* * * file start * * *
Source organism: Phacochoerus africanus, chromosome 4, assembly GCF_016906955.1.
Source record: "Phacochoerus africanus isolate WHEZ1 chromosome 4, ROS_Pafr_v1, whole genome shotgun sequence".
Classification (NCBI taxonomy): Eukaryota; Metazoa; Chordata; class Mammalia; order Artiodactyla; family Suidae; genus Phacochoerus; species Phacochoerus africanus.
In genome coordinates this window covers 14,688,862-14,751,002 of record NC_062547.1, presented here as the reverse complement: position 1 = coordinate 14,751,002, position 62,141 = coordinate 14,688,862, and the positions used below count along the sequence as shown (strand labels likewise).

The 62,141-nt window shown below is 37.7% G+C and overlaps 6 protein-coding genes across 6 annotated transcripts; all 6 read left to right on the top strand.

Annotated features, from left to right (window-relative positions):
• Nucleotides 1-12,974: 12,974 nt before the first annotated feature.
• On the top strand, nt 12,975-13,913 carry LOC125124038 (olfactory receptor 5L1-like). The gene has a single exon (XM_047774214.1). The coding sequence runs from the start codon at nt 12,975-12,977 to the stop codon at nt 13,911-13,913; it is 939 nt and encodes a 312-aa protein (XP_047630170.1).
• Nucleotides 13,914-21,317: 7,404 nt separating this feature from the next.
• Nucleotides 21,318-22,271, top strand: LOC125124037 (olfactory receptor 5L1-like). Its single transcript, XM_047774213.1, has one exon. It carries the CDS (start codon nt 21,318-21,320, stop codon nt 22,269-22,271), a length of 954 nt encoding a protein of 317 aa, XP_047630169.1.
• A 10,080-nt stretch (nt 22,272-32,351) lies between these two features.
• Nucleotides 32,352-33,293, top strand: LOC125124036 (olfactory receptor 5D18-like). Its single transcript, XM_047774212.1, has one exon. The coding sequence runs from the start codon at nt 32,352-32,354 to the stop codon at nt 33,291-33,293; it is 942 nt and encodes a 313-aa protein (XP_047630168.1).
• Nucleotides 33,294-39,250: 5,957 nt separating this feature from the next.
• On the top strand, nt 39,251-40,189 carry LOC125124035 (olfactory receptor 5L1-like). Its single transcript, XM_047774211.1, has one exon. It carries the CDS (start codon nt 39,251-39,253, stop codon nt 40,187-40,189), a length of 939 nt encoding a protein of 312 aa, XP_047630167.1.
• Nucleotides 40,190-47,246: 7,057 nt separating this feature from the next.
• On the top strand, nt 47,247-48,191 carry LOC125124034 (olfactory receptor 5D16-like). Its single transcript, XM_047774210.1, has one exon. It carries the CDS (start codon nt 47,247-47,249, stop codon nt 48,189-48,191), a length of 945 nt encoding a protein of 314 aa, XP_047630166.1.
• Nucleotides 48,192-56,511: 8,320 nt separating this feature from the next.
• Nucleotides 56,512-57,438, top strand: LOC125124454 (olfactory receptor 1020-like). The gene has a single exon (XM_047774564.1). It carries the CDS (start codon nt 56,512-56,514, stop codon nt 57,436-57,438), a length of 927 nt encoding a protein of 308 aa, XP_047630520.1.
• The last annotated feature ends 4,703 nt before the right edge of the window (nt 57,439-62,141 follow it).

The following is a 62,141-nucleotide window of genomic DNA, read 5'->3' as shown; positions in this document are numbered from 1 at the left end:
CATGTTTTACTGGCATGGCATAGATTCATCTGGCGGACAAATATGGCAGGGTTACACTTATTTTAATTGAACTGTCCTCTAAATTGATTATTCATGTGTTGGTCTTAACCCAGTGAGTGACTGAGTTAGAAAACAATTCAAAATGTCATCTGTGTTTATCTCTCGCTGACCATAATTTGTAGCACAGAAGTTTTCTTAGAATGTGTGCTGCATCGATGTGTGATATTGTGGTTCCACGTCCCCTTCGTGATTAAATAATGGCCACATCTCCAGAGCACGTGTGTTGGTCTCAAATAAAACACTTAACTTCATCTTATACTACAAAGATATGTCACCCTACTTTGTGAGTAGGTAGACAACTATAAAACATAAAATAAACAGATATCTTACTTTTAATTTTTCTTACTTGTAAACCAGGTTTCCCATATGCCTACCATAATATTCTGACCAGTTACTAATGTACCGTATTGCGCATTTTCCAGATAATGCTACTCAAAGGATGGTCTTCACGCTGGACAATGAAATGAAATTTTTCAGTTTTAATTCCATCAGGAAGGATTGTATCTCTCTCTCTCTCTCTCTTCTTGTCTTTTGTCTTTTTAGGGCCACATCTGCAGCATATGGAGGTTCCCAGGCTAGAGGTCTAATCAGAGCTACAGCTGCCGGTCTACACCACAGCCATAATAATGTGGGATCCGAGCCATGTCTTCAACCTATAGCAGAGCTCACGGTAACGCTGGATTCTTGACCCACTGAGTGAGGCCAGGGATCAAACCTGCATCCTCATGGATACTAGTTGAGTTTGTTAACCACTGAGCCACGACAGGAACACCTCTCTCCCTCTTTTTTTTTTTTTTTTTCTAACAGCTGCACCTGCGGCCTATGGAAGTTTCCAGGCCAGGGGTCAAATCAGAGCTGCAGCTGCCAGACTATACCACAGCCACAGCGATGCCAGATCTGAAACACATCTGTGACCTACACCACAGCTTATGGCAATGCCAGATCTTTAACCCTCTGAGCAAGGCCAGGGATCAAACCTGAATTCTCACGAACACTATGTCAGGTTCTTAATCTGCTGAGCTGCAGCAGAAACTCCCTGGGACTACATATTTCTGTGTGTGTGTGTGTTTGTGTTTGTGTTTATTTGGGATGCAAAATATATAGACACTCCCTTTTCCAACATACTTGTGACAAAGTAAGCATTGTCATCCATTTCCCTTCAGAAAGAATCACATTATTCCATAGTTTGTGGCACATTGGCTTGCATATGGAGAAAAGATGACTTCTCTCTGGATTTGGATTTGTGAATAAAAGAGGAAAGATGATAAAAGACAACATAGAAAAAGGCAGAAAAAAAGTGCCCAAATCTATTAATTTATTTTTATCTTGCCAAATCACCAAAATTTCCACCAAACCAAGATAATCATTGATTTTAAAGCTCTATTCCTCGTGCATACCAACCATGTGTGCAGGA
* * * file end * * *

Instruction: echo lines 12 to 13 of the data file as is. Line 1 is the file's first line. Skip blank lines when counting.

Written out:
• Nucleotides 32,352-33,293, top strand: LOC125124036 (olfactory receptor 5D18-like). Its single transcript, XM_047774212.1, has one exon. The coding sequence runs from the start codon at nt 32,352-32,354 to the stop codon at nt 33,291-33,293; it is 942 nt and encodes a 313-aa protein (XP_047630168.1).
• Nucleotides 33,294-39,250: 5,957 nt separating this feature from the next.